Types of Mole Removal Surgery

In addition to standard excision, other mole removal techniques used include:

  • Shave biopsy: A razor is used to shave off just the top layers of a shallow mole and is often used for suspicious pigmented lesions.
  • Punch biopsy: A sharp circular instrument cuts out a mole with a clean cylindrical margin. It’s suitable for flat moles.
  • Curettage and electrodesiccation: Scraping and burning are used to remove some skin cancers and atypical moles layer by layer, leaving a minor wound.
  • Mohs surgery: Specialized, highly effective method for skin cancers involving multiple stages of precise examination and controlled excision until all abnormal cells are eliminated.

Preparing for the Surgery

Proper mole excision requires little specific preparation. Over-the-counter pain relievers can be taken prior as needed. The site will be cleansed with antiseptic and anesthetized using a topical cream, gel, or injection. No food/drink restrictions typically apply unless general anesthesia is required. Comfortable, loose-fitting clothing is best for afterward.

You should have a ride home following excision, depending on the anesthetic used, and healing doses of prescription cream or oral antibiotics may be provided.

The Healing Process

After mole removal, you can expect the wound site to appear red and swollen and possibly ooze minor amounts of fluid for several days. A small bandage will be applied until the initial scab forms, which usually takes 5-10 days. Scabs may itch or feel uncomfortable as new skin develops over 1-2 weeks. Our dermatology physician assistants recommend keeping the area clean and dry while allowing natural scabbing without picking. Pink or dark pigmentation is common during healing but fades significantly over several months.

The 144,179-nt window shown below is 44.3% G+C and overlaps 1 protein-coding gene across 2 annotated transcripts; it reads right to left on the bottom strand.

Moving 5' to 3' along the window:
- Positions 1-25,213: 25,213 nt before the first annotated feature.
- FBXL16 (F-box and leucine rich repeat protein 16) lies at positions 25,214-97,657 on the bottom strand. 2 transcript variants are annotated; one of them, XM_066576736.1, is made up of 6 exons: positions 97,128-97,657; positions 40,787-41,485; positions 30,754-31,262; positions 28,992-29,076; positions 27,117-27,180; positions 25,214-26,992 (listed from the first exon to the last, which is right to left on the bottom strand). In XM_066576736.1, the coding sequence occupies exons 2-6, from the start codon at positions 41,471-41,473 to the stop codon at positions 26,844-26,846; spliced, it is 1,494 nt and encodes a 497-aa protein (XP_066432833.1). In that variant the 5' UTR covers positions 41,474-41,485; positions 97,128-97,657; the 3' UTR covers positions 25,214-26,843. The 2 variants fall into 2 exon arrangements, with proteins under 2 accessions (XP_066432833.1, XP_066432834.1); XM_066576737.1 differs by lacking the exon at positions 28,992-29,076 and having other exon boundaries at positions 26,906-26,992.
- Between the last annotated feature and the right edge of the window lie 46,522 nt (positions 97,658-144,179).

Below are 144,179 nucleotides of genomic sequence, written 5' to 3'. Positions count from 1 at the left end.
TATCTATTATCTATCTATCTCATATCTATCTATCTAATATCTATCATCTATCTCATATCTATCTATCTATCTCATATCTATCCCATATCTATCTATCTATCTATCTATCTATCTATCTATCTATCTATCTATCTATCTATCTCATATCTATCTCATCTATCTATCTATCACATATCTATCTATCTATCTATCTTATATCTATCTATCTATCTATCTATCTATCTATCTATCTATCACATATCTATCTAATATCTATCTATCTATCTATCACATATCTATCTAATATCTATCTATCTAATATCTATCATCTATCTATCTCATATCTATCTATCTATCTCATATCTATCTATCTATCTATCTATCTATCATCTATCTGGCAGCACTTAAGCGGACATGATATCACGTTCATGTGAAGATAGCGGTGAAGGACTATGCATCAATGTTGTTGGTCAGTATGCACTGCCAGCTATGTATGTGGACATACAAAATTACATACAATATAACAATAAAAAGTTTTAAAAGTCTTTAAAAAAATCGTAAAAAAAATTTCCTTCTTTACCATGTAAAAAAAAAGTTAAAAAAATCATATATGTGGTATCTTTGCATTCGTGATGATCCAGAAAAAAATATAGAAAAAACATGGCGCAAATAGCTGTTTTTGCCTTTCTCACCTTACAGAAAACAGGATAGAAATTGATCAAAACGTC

Risks Associated with Mole Removal Surgery

As with any surgical procedure, excision carries inherent risks that you must be aware of beforehand. However, proper technique from an experienced dermatology provider helps minimize complications.

Risk of Scarring

Some degree of permanent scarring is anticipated following excisional biopsy, though the location and size of the original mole impact scar appearance. Scars tend to improve over 6-12 months but may remain slightly raised or discolored long-term in places like the face or other prominent areas. Treating new scars early on with silicon or bio-occlusive sheets can aid healing.

Risk of Infection

While rare, wound infections are possible after mole removal despite preventative cleaning and antibiotics. Signs include increasing redness, swelling, oozing, foul discharge from the biopsy site, and fever or flu-like symptoms. Seeing a doctor promptly for evaluation and possible oral antibiotic treatment is essential to prevent spread or complications.

Final Thoughts

By understanding the reasons for removing a mole, the surgical process itself, expected healing timelines, and potential side effects, you can feel empowered to remove moles with our guidance and care. Overall risks are very low when appropriately done, and dermatologic monitoring continues into the months following treatment. Find out more about mole removal from the Wisconsin Institute of Plastic Surgery.